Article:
“It’s the same as natural selection, but we’re doing it at a much faster pace so that we can get them to evolve in short time periods,” said PhD candidate Leela Chakravarti.
It only took 150 quick generations for the algae to evolve the ability to grow faster and bleach less when exposed to the hot acidic ocean conditions that are projected for later this century.
The bleaching of three different corals with the new evolved algae is compared with ordinary coral at two different temperatures, 27 degrees and 31 degrees.
“We found that the effect of the temperature evolution is a bit smaller … but there was still a significant delay in the bleaching of corals that associated with the evolved algae compared to the unevolved algae,” said Ms Chakravarti.
Could heat resistant corals save reefs?
“People describe the science as controversial because some say you’re playing ‘god’ because we’re manipulating the constitution of the organisms if you like,” said the supervisor for the research, Professor Madeleine van Oppen.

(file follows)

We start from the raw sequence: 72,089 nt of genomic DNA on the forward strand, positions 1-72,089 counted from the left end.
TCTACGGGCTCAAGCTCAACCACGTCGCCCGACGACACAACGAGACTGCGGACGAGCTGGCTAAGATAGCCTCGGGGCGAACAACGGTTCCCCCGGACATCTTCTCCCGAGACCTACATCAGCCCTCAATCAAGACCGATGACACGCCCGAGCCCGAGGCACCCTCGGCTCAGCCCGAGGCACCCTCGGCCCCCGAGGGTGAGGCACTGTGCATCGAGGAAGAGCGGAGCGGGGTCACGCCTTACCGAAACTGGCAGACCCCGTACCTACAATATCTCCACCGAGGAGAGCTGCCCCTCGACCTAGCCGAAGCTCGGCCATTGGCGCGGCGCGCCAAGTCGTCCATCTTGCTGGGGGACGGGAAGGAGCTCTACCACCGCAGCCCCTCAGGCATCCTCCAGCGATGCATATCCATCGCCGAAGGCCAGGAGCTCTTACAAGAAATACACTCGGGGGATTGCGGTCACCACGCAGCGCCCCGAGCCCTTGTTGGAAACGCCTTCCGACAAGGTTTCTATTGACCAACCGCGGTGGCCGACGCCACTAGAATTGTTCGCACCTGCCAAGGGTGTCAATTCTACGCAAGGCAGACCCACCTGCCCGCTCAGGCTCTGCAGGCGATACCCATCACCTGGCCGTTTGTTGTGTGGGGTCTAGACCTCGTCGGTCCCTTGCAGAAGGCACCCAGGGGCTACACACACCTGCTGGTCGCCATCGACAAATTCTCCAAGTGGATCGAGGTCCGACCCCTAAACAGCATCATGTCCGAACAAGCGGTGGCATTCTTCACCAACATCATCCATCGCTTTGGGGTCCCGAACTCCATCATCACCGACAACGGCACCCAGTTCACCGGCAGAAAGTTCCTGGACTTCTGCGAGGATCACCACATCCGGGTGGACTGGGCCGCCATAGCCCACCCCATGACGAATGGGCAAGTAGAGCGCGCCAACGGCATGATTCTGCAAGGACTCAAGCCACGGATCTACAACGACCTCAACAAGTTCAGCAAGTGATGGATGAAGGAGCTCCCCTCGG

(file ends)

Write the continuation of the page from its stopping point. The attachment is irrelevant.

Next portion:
“But we’re not actually using any mechanisms that do not occur naturally — we’re just trying to speed up those natural processes of evolution.”
Others argue that prevention is better than cure.
“No one has ever successfully restored a reef, even at the scale of a kilometre, never mind 800 kilometres,” said Professor Hughes.
“The choice is whether want to just sit back and enjoy these ecosystems while they’re hanging on by a thread or whether we want to literally dive right in and do something proactive,” said Professor Suggett.
Photo: Coral off Lizard Island, 100 kilometres north of Cooktown, captured in March 2016. (Supplied: XL Catlin Seaview Survey)